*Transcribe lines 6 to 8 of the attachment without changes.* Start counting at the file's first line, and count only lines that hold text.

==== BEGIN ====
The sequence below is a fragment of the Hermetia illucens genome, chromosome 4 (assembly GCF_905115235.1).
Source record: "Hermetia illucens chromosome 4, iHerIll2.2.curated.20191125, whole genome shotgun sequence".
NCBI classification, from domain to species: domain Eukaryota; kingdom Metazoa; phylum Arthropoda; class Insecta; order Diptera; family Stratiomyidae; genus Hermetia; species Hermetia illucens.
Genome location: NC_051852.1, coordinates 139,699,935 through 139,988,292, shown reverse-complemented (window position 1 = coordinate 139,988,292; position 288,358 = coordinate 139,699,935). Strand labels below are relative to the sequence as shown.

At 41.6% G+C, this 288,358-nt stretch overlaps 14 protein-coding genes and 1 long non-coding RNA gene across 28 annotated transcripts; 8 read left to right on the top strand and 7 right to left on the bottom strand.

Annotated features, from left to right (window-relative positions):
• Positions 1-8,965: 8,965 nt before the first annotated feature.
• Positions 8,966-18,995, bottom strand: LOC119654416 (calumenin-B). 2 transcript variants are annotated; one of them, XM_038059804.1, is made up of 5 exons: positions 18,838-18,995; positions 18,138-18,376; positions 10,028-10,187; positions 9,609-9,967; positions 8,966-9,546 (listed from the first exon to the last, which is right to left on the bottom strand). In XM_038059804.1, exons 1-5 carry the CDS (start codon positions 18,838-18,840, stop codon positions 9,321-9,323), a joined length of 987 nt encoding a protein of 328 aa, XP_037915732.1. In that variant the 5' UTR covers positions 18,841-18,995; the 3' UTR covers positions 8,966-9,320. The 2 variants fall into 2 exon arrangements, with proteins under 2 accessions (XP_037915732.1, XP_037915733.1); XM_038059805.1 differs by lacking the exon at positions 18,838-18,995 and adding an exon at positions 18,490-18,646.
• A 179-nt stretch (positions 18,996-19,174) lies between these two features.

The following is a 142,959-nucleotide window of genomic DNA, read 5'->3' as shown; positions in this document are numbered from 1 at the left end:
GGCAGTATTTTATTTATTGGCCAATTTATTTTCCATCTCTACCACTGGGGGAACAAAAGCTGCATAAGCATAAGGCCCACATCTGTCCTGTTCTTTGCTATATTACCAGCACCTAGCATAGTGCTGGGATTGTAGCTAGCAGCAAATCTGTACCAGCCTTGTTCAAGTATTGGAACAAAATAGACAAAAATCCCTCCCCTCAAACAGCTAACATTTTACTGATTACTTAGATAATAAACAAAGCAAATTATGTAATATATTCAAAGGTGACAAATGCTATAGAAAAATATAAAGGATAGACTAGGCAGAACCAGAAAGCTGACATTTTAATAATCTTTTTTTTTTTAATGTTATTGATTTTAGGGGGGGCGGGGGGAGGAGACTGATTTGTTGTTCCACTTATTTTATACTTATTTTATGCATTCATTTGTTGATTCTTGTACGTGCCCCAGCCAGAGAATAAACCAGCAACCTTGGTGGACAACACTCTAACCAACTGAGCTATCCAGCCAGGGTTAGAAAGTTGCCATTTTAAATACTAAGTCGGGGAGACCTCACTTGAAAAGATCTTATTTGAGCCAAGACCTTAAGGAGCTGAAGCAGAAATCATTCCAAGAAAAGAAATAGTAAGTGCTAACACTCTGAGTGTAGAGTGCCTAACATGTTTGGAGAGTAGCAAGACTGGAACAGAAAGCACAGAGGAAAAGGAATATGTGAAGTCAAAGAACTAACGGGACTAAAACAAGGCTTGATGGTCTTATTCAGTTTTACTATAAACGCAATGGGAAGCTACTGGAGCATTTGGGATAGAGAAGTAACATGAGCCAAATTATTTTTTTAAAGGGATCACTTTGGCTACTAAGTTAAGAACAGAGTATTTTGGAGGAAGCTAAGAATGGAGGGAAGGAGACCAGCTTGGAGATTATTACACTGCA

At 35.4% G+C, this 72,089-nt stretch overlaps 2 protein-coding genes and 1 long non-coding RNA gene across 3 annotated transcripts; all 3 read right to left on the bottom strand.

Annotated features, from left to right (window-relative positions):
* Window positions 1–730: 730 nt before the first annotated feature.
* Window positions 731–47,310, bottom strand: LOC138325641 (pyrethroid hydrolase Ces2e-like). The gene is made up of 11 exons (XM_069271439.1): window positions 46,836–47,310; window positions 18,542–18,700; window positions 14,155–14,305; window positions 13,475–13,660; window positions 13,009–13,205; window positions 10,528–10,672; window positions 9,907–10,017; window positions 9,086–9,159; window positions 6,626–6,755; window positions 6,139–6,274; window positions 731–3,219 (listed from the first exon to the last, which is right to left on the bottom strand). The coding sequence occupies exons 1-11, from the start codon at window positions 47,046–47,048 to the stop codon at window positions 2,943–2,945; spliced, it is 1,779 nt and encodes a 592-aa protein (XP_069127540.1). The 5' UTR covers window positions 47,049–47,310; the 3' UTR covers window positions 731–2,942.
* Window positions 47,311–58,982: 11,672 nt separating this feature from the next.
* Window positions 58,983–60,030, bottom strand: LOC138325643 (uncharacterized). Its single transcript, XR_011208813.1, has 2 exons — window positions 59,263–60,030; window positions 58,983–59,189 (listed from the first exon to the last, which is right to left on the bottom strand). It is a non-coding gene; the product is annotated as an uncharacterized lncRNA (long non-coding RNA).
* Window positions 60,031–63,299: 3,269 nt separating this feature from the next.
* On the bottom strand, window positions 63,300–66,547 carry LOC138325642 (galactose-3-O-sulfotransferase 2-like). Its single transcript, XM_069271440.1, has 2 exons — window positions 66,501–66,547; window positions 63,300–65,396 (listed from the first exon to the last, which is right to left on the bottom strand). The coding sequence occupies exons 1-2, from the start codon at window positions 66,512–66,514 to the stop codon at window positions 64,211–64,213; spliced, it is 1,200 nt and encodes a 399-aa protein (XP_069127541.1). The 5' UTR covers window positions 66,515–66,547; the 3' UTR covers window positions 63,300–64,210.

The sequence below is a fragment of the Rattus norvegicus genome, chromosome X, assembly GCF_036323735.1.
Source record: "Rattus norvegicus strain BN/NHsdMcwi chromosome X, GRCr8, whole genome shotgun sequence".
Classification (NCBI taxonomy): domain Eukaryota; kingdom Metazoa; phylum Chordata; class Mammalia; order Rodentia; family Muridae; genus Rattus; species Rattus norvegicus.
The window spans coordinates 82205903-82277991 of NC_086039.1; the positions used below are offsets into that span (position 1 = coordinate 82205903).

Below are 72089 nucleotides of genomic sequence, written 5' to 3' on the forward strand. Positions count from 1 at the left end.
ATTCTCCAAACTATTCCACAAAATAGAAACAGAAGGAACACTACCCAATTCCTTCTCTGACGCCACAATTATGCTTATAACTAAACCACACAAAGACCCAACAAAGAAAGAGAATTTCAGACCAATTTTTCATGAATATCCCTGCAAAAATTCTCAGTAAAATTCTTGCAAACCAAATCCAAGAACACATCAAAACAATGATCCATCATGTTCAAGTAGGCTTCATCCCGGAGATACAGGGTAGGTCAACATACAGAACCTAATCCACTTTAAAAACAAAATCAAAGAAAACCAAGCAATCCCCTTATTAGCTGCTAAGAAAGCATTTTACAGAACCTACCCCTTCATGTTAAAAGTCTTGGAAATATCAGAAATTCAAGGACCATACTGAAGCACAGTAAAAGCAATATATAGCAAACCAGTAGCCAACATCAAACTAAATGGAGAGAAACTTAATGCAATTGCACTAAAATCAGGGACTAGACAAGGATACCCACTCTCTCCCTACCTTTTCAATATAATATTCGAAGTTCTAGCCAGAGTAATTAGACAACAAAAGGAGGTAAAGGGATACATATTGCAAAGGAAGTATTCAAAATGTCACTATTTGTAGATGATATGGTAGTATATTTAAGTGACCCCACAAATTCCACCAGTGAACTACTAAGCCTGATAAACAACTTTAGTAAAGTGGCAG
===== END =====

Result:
Annotated features, from left to right (window-relative positions):
• Positions 1-8,965: 8,965 nt before the first annotated feature.
• Positions 8,966-18,995, bottom strand: LOC119654416 (calumenin-B). 2 transcript variants are annotated; one of them, XM_038059804.1, is made up of 5 exons: positions 18,838-18,995; positions 18,138-18,376; positions 10,028-10,187; positions 9,609-9,967; positions 8,966-9,546 (listed from the first exon to the last, which is right to left on the bottom strand). In XM_038059804.1, exons 1-5 carry the CDS (start codon positions 18,838-18,840, stop codon positions 9,321-9,323), a joined length of 987 nt encoding a protein of 328 aa, XP_037915732.1. In that variant the 5' UTR covers positions 18,841-18,995; the 3' UTR covers positions 8,966-9,320. The 2 variants fall into 2 exon arrangements, with proteins under 2 accessions (XP_037915732.1, XP_037915733.1); XM_038059805.1 differs by lacking the exon at positions 18,838-18,995 and adding an exon at positions 18,490-18,646.